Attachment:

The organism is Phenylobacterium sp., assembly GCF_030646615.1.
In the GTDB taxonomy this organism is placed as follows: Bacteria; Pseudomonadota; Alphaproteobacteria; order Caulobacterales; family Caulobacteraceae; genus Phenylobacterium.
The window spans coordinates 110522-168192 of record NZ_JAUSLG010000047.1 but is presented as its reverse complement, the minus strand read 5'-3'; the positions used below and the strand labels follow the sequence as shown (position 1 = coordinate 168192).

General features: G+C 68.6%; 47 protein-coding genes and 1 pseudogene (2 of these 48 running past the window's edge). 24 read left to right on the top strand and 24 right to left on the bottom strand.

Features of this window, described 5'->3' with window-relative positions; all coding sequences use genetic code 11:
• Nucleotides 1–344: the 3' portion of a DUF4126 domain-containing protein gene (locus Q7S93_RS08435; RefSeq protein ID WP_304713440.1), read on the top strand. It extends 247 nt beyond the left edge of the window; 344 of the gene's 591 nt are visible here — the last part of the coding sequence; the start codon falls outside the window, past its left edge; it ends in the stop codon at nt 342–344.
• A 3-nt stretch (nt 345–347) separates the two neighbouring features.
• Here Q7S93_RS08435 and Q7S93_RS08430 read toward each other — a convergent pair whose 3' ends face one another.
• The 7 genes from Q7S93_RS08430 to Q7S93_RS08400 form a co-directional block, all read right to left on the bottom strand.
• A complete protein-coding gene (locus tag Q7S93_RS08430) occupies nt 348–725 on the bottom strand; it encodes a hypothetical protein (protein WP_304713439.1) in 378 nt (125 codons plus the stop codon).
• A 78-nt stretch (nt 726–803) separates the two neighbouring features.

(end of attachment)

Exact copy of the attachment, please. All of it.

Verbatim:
The organism is Phenylobacterium sp., assembly GCF_030646615.1.
In the GTDB taxonomy this organism is placed as follows: Bacteria; Pseudomonadota; Alphaproteobacteria; order Caulobacterales; family Caulobacteraceae; genus Phenylobacterium.
The window spans coordinates 110522-168192 of record NZ_JAUSLG010000047.1 but is presented as its reverse complement, the minus strand read 5'-3'; the positions used below and the strand labels follow the sequence as shown (position 1 = coordinate 168192).

General features: G+C 68.6%; 47 protein-coding genes and 1 pseudogene (2 of these 48 running past the window's edge). 24 read left to right on the top strand and 24 right to left on the bottom strand.

Features of this window, described 5'->3' with window-relative positions; all coding sequences use genetic code 11:
• Nucleotides 1–344: the 3' portion of a DUF4126 domain-containing protein gene (locus Q7S93_RS08435; RefSeq protein ID WP_304713440.1), read on the top strand. It extends 247 nt beyond the left edge of the window; 344 of the gene's 591 nt are visible here — the last part of the coding sequence; the start codon falls outside the window, past its left edge; it ends in the stop codon at nt 342–344.
• A 3-nt stretch (nt 345–347) separates the two neighbouring features.
• Here Q7S93_RS08435 and Q7S93_RS08430 read toward each other — a convergent pair whose 3' ends face one another.
• The 7 genes from Q7S93_RS08430 to Q7S93_RS08400 form a co-directional block, all read right to left on the bottom strand.
• A complete protein-coding gene (locus tag Q7S93_RS08430) occupies nt 348–725 on the bottom strand; it encodes a hypothetical protein (protein WP_304713439.1) in 378 nt (125 codons plus the stop codon).
• A 78-nt stretch (nt 726–803) separates the two neighbouring features.